How countless fatalities of vehicles running people over or into each other are not recorded on those roads on a daily basis is a miracle. Gambian drivers strike you as very reckless considering how inconsiderate they can be. Yet, on the other hand they come across as the most alert/attentive drivers anywhere considering how they maneuver with those gear shift vehicles and completely avoid hitting the road users of all shades from chickens to pigs and donkeys to pedestrians, cyclists and other motorists.
To the untrained or unfamiliar eye, it looks completely chaotic; absolute madness. But to the regular commuters, it’s just another day on the road and everybody goes about their business unbothered and then goes home unscathed.
I thought me driving was suicidal, but being in those speeding and swerving public transport vans clutching at the back of the seat in front of you thinking each swerve was the end was nerve wracking. Cab drivers smell “outsider” on you and charge you 3 fold the normal rate if you try to hire them.
That chaos was the subject of my every conversation. My older brother (cousin) convinced me to get behind the wheel after about a week. “Ignore every rule of the road you know, go with the flow.” That sounded crazy, but that’s the mentality, so I did and had an episode of road rage. Driving past a clinic where staff, patients and visitors alike park by the side of the road (meaning on the road), I slowed down to be cautious and this taxi driver (they’re always in a rush) yelled out from his window “dawwalal, hanaa jigain n’ga?” (drive!, are you a woman?) So I hit back, “waaw haameh wulo ma, man la sa ndeyy (cos ndeyy sounded angrier than yaay)!”(Yes, you don’t recognize me? It’s YOUR MOMMA!)
I felt right at home after that. Let’s all go crazy then, shoot! My cousin is a police commissioner so let me see which officer will try to pull me over.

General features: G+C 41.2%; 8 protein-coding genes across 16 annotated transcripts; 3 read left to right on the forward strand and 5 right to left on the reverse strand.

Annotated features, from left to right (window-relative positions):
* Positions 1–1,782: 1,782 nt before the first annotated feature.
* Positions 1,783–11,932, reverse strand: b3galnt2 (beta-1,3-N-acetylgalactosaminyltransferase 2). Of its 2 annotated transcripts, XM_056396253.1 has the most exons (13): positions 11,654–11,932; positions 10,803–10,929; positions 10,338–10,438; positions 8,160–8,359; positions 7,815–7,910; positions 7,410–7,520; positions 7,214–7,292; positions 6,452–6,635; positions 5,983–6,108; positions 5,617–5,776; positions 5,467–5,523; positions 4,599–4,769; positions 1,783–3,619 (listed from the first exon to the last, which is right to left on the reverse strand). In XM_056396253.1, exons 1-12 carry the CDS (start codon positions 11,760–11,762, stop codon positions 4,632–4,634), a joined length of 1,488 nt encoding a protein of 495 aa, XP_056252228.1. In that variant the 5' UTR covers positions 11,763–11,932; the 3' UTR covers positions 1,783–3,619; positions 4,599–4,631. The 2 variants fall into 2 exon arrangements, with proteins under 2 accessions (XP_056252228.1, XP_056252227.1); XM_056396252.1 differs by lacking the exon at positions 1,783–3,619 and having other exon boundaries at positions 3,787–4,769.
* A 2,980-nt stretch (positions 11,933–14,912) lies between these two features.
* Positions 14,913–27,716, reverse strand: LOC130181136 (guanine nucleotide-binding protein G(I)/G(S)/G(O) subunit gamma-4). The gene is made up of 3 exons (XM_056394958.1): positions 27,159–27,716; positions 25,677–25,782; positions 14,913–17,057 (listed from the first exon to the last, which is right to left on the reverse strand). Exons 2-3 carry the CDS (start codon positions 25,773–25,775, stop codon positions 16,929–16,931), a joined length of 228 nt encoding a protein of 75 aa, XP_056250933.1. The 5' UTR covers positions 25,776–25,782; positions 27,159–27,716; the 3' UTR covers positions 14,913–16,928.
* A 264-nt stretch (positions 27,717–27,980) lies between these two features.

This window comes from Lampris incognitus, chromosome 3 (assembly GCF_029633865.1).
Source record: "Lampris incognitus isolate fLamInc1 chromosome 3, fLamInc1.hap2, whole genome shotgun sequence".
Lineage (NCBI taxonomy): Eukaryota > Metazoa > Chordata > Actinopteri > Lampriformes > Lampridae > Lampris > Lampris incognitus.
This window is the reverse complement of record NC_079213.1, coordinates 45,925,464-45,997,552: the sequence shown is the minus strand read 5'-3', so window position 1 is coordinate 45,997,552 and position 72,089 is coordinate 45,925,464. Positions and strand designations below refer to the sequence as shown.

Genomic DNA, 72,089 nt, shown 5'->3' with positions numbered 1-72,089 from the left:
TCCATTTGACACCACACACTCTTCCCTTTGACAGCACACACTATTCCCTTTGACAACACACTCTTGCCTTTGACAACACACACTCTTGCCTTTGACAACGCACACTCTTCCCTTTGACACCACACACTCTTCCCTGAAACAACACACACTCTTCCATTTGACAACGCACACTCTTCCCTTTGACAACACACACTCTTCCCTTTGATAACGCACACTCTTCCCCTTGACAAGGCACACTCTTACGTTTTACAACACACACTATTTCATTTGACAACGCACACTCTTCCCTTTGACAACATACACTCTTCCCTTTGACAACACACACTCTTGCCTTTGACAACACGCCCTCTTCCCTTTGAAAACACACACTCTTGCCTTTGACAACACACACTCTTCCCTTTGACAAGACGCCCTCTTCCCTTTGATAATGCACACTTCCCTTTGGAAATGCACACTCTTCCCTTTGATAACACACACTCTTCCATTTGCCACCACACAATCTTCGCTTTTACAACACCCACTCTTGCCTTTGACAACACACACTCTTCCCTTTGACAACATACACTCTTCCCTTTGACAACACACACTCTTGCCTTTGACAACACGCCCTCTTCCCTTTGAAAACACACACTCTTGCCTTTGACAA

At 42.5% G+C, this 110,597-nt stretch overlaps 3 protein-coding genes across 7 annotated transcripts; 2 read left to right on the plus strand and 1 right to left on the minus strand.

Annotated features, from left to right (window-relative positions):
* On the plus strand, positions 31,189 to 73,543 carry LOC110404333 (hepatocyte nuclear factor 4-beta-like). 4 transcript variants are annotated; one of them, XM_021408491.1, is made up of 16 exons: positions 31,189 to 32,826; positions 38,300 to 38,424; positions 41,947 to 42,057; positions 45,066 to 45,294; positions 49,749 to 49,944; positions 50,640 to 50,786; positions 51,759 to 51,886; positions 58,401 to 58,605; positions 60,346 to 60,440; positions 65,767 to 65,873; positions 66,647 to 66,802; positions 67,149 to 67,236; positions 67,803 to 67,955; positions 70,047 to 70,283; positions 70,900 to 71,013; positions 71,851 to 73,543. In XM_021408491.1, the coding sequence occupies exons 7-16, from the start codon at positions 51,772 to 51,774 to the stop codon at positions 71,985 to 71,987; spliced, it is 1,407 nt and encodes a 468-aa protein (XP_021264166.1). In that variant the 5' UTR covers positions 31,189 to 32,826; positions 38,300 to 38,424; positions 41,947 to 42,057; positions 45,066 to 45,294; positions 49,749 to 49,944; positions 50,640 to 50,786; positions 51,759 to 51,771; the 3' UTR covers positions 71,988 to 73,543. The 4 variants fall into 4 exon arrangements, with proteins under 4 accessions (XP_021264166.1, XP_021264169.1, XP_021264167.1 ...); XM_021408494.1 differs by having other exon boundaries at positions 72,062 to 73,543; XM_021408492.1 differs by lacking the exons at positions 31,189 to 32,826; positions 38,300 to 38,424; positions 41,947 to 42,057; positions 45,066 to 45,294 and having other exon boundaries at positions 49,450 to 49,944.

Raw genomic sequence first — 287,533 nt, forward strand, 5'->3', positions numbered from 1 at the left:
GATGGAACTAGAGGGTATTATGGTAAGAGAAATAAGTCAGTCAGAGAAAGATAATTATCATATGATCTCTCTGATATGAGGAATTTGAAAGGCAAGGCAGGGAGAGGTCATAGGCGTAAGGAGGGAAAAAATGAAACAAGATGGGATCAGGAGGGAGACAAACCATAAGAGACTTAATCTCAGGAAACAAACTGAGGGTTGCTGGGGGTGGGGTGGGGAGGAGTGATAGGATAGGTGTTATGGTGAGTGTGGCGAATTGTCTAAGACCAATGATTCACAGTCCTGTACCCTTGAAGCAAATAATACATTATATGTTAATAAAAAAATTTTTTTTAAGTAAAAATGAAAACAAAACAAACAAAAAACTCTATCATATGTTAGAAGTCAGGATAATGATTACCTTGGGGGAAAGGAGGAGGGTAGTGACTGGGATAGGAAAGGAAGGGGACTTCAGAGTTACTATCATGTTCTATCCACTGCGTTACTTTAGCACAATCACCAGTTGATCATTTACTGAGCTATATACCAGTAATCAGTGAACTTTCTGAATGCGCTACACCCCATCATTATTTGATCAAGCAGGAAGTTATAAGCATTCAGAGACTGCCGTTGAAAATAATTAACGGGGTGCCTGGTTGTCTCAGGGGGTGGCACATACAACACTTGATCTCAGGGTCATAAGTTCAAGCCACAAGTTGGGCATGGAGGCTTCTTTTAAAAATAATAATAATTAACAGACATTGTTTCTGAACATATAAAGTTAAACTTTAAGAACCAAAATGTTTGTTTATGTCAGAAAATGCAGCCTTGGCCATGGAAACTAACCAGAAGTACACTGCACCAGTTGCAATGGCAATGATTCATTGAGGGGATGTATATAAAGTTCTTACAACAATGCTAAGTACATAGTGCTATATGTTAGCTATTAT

Truth is though, I respect those traffic police officers; they are under resourced, under paid, over worked and completely helpless. Seeing how some frustrated drivers yell at them and how familiar ones disregard their presence, one can only feel bad for them. How they can stand in that heat day after day trying to establish some order is commendable, especially along that Westfield – Tabokoto stretch. Throw them a kind word now and again and please show them some respect even when you disagree with them.
On closer look you realize that the motorists are trying to make a living on very poorly designed and poorly constructed roads with seemingly no planning, forethought or forecasting on what future needs will be. The police officers seem aware of that fact and are understanding of the challenges the drivers face. The pedestrians and passengers are patient with them too (usually). A few years from now, the Westfield – Tabokoto stretch would be the longest parking lot in the country, traffic would be at a complete standstill for hours considering how many cars are being shipped into the country. Same goes for most roads across the country.
Seems the only winners in all this are the road construction companies; CSE and Ballast Nedam who made away with millions while we are left with two lane roads, one of which has been unwittingly converted into parking lanes since there are no shoulders and the curbs are raised up like fences. We’ve been duped!